Batrachochytrium salamandrivorans (Bsal) is a fungal pathogen that can cause the emerging infectious disease Bsal chytridiomycosis in some amphibians and is currently causing dramatic declines in European urodeles. To date, Bsal has not been detected in North America but has the potential to cause severe declines in naïve hosts if introduced. Therefore, it is critical that wildlife managers are prepared with effective management actions to combat the fungus. Research has been initiated to identify strategies; however, managers need guidance to prepare for an outbreak until results are available. We conducted a workshop at the Joint Meeting of The Wildlife Society and American Fisheries Society on 30 September 2019 with participants of a Bsal symposium. Our goals were to describe the expected effects of 11 management actions that could be implemented for Bsal in salamander communities in the northwestern, northeastern, and southeastern United States. Participants expected a variety of proposed management actions to decrease pathogen transmission and increase host survival, but also that the selection of a management action may depend on the specific membership of the amphibian community. Collectively, our assessment will help refine research and modeling priorities in an effort to mitigate the risk of Bsal to native U.S. amphibians.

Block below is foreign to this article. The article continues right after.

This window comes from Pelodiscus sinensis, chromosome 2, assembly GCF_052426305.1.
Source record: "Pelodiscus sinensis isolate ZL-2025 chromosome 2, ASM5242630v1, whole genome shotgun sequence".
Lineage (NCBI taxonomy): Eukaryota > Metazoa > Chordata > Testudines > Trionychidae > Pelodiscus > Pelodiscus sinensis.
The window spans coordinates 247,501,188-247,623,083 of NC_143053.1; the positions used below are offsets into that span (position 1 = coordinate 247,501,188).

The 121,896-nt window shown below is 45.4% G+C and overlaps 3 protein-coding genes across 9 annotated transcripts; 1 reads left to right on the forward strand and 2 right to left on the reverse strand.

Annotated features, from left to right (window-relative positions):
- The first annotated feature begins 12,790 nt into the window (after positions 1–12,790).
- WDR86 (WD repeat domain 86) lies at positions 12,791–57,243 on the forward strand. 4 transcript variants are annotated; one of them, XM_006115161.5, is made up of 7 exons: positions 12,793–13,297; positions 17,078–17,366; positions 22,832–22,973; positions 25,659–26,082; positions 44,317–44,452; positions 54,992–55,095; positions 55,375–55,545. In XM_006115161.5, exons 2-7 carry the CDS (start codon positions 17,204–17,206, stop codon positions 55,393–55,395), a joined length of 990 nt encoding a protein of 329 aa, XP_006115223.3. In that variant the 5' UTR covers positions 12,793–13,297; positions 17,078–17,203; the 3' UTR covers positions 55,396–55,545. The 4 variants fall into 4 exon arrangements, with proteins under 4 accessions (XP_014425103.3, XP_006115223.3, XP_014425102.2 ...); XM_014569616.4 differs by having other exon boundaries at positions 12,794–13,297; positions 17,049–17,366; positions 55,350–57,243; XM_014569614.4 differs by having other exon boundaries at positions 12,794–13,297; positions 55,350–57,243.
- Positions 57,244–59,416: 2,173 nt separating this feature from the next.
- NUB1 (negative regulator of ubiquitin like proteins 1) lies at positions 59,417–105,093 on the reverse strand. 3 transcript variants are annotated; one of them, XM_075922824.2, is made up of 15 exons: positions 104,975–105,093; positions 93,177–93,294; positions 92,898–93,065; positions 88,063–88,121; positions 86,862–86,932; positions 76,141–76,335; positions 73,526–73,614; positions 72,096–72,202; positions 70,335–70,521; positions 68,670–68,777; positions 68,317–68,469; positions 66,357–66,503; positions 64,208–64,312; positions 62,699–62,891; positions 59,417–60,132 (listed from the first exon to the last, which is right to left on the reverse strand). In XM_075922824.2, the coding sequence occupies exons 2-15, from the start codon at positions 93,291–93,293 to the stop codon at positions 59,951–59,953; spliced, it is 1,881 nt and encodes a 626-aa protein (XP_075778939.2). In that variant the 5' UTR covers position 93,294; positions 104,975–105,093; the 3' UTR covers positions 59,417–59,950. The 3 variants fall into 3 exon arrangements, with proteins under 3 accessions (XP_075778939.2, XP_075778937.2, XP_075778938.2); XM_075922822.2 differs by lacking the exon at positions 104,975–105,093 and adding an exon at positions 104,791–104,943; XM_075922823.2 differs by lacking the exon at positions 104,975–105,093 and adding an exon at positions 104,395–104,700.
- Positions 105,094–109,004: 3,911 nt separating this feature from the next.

|Title||Rapid assessment indicates context-dependent mitigation for amphibian disease risk|
|Authors||Riley F Bernard, Evan H. Campbell Grant|
|Publication Subtype||Journal Article|
|Series Title||Wildlife Society Bulletin|
|Record Source||USGS Publications Warehouse|
|USGS Organization||Eastern Ecological Science Center|